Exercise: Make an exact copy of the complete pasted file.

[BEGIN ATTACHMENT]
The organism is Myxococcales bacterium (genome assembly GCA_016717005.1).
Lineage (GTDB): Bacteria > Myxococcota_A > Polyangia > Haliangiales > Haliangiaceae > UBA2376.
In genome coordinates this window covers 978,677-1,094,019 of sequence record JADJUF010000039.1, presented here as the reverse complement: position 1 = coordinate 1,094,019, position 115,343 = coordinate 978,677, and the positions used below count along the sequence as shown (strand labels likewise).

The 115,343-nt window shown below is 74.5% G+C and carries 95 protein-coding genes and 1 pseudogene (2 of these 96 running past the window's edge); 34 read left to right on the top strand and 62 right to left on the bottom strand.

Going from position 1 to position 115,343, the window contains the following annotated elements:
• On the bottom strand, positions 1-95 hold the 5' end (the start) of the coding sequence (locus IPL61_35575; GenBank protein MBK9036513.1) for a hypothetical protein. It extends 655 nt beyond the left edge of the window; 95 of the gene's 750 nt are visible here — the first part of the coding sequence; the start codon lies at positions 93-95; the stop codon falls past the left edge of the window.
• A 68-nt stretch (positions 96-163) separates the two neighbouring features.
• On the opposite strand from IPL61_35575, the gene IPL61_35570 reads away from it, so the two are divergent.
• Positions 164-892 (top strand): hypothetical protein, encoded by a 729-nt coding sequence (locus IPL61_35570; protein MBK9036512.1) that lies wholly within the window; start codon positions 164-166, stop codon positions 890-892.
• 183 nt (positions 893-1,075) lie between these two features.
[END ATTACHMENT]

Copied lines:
The organism is Myxococcales bacterium (genome assembly GCA_016717005.1).
Lineage (GTDB): Bacteria > Myxococcota_A > Polyangia > Haliangiales > Haliangiaceae > UBA2376.
In genome coordinates this window covers 978,677-1,094,019 of sequence record JADJUF010000039.1, presented here as the reverse complement: position 1 = coordinate 1,094,019, position 115,343 = coordinate 978,677, and the positions used below count along the sequence as shown (strand labels likewise).

The 115,343-nt window shown below is 74.5% G+C and carries 95 protein-coding genes and 1 pseudogene (2 of these 96 running past the window's edge); 34 read left to right on the top strand and 62 right to left on the bottom strand.

Going from position 1 to position 115,343, the window contains the following annotated elements:
• On the bottom strand, positions 1-95 hold the 5' end (the start) of the coding sequence (locus IPL61_35575; GenBank protein MBK9036513.1) for a hypothetical protein. It extends 655 nt beyond the left edge of the window; 95 of the gene's 750 nt are visible here — the first part of the coding sequence; the start codon lies at positions 93-95; the stop codon falls past the left edge of the window.
• A 68-nt stretch (positions 96-163) separates the two neighbouring features.
• On the opposite strand from IPL61_35575, the gene IPL61_35570 reads away from it, so the two are divergent.
• Positions 164-892 (top strand): hypothetical protein, encoded by a 729-nt coding sequence (locus IPL61_35570; protein MBK9036512.1) that lies wholly within the window; start codon positions 164-166, stop codon positions 890-892.
• 183 nt (positions 893-1,075) lie between these two features.